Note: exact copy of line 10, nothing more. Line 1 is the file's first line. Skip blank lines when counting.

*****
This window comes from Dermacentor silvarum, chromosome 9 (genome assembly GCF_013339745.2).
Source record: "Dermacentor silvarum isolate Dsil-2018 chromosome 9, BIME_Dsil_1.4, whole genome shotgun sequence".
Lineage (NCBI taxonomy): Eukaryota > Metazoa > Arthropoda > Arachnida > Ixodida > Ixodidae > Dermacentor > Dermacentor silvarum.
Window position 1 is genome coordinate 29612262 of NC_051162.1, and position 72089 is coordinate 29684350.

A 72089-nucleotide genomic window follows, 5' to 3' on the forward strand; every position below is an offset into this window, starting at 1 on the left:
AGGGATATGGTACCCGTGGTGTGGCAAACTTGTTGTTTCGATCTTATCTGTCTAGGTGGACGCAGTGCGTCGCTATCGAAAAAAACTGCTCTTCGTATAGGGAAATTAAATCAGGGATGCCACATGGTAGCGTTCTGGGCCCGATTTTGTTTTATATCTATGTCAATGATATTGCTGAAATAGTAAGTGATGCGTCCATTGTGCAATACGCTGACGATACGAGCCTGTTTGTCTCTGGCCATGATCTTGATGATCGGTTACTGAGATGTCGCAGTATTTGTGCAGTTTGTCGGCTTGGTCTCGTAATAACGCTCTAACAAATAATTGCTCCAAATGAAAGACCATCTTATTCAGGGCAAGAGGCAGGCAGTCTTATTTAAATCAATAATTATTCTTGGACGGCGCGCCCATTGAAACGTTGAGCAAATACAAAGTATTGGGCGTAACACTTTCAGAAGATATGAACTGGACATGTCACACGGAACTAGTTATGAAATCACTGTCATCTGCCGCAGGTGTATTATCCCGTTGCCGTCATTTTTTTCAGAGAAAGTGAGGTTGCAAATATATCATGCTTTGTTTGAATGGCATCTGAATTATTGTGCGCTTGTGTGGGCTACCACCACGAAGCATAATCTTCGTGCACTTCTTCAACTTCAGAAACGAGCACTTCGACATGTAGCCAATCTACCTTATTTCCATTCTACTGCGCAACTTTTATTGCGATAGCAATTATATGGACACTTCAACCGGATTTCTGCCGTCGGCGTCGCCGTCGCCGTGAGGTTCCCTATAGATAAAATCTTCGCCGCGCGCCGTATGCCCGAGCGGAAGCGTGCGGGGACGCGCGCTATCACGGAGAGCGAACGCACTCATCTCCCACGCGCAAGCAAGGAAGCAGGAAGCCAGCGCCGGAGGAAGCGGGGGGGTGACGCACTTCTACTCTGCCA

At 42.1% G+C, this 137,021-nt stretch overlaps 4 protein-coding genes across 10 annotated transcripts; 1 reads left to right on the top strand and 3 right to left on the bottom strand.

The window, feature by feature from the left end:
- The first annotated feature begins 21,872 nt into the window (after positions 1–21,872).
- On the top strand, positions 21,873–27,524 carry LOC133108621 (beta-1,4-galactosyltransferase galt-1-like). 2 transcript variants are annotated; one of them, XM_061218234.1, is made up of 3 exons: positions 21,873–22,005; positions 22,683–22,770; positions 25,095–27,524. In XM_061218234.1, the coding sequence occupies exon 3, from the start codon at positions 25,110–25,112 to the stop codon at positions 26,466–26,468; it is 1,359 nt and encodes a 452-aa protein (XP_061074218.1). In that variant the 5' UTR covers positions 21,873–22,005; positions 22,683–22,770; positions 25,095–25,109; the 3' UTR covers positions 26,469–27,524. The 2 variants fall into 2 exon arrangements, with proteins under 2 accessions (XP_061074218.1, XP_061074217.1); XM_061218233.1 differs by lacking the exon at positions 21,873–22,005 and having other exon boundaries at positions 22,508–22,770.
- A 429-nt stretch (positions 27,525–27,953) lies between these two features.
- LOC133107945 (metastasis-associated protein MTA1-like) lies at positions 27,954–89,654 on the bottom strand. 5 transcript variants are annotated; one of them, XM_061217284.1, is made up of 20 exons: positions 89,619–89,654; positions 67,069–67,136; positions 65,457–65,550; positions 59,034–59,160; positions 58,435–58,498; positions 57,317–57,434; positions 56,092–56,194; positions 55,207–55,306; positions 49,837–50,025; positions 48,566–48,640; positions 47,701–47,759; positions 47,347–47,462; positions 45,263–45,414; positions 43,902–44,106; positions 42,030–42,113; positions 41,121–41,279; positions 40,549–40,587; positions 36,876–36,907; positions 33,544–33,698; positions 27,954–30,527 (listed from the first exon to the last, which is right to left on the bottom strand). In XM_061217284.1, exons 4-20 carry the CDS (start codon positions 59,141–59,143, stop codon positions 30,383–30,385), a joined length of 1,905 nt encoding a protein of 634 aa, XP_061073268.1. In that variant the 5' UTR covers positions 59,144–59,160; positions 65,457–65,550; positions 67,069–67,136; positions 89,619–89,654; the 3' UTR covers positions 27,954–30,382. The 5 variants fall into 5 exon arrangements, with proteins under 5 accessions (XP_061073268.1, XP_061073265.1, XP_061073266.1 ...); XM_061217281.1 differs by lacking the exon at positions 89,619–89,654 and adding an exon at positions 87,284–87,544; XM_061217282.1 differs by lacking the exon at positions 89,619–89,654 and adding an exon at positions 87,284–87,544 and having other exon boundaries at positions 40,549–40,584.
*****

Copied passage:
- On the top strand, positions 21,873–27,524 carry LOC133108621 (beta-1,4-galactosyltransferase galt-1-like). 2 transcript variants are annotated; one of them, XM_061218234.1, is made up of 3 exons: positions 21,873–22,005; positions 22,683–22,770; positions 25,095–27,524. In XM_061218234.1, the coding sequence occupies exon 3, from the start codon at positions 25,110–25,112 to the stop codon at positions 26,466–26,468; it is 1,359 nt and encodes a 452-aa protein (XP_061074218.1). In that variant the 5' UTR covers positions 21,873–22,005; positions 22,683–22,770; positions 25,095–25,109; the 3' UTR covers positions 26,469–27,524. The 2 variants fall into 2 exon arrangements, with proteins under 2 accessions (XP_061074218.1, XP_061074217.1); XM_061218233.1 differs by lacking the exon at positions 21,873–22,005 and having other exon boundaries at positions 22,508–22,770.